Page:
Chin F. Lin Endowed Scholarship

Chin F. Lin Endowed Scholarship

A conversation with Jeannie Lin Chopra

Why did you choose to create a scholarship at Auburn University?
Auburn University is my father’s alma mater. My husband and I established a scholarship in the College of Engineering in honor of my father for his 80th birthday.

What would you want recipients of this scholarship to know about you or the person(s) for whom it is named?
My father, Chin Fa Lin, was born in a small rural town in Taiwan in 1932, the fourth son in a family of five children. His parents were farmers. From an early age, all of the children worked on the family farm, helping their parents to make a living. It was a hard life and the only life that my father knew.

Attending school soon opened my father’s eyes to a different world of possibilities where he discovered a love for learning. My father’s brothers all became farmers, but my father chose a different path that eventually took him away from the farming life.
In the 1940s, the onset of World War II brought many changes to the residents of Taiwan. Several of my father’s classmates, and also his older brothers, were only able to complete up to a middle school level education. They had to leave school to help support their families.

My father considers himself to be one of the luckier students during the war time. He studied very hard and excelled in his academic subjects. After completing elementary school, my father was one of two students selected from his school who were given the opportunity to attend a technical middle school (without having to take the required entrance exam). From there my father continued on to attend a technical high school, where he focused on his strong interests in math and sciences.
During high school, my father worked part-time for the Taiwan Power Company to help support his family. This company sponsored my father with a scholarship to attend National Cheng Kung University in Taiwan, where he pursued a degree in Mechanical Engineering. After receiving his undergraduate degree, my father returned back to Taiwan Power Company and worked for several years as an engineer. My father also met my mother, got married, and started a family.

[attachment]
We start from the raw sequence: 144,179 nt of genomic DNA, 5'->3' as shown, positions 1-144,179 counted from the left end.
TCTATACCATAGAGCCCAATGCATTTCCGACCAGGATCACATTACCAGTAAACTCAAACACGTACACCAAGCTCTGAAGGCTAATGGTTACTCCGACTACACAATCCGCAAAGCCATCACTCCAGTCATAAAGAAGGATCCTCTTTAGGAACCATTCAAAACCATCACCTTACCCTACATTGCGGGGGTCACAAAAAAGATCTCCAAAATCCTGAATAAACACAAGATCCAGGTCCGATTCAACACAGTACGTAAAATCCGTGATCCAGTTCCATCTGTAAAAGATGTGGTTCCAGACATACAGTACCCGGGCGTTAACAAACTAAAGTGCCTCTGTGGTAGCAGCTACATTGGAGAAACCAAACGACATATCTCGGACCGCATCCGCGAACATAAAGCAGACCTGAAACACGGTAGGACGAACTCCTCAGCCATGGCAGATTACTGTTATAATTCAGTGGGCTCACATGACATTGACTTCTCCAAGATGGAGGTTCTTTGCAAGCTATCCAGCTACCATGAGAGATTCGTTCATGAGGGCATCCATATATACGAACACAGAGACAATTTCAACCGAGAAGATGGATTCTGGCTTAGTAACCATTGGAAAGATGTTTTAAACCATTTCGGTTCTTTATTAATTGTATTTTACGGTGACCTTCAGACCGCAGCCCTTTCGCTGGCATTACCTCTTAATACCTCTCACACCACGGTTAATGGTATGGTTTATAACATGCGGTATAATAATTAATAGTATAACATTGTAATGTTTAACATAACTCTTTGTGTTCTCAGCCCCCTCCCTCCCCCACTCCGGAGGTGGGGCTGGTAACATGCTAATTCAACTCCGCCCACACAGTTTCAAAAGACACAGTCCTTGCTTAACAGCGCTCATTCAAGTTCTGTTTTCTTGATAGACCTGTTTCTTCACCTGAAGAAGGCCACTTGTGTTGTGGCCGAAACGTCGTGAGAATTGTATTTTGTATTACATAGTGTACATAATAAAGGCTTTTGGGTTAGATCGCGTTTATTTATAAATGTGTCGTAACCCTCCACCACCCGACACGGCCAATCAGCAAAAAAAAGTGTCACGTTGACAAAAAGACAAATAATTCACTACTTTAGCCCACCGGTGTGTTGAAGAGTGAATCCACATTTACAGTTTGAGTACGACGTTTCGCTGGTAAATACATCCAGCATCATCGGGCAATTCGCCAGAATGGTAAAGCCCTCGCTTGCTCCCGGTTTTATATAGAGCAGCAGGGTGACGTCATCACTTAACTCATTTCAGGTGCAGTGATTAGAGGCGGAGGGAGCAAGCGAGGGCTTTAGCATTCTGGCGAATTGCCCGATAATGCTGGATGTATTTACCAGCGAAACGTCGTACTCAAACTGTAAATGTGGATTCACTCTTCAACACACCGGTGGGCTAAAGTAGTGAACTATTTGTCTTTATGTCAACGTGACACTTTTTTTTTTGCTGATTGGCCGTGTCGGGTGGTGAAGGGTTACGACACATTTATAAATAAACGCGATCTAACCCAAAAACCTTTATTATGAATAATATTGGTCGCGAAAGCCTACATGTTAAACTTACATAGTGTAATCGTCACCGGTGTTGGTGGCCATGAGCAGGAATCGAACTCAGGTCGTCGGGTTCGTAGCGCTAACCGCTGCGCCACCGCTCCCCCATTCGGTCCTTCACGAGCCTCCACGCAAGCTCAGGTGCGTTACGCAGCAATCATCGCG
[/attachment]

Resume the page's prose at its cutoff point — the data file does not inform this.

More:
However, my father still yearned for something more. He wanted to pursue further graduate studies and dreamed of opportunities that were available in the U.S. In 1966, at 34 years old, my father came to the U.S. and began his graduate engineering program at Auburn, completing his master’s degree in 1968. Although my father was also accepted by other graduate engineering programs in the U.S., he chose to attend Auburn. He had heard about the growing reputation of Auburn’s engineering program while he was living in Taiwan in the 1960s. After being accepted by the programs, my father made a trip to the U.S. and visited the schools to make his decision. He felt at home being on the Auburn campus. Auburn had also provided my father a scholarship which helped make his graduate education possible.

Tell us about your Auburn story, favorite tradition, a “War Eagle!” moment, or what Auburn has meant to you.
I like to think that Auburn University was where my father got his start in America, and was able to make a better life for himself and his family. The graduate engineering degree he earned from Auburn opened doors to better job opportunities, and enabled my father to pursue a long and successful career working in the energy industry. My father contributed to many interesting projects, from analyzing nuclear reactor power plants components in Tennessee to designing pressure vessel components for oil refineries in California and Texas. He retired after spending several decades working as an engineer.

What do you hope your recipients gain through receiving this scholarship?
I hope this scholarship will help students get a start on pursuing their education and interest in the field of Mechanical Engineering. I also hope students will have the opportunity to use their knowledge and understanding gained from their Auburn education to contribute to engineering projects that will have a positive impact in the world.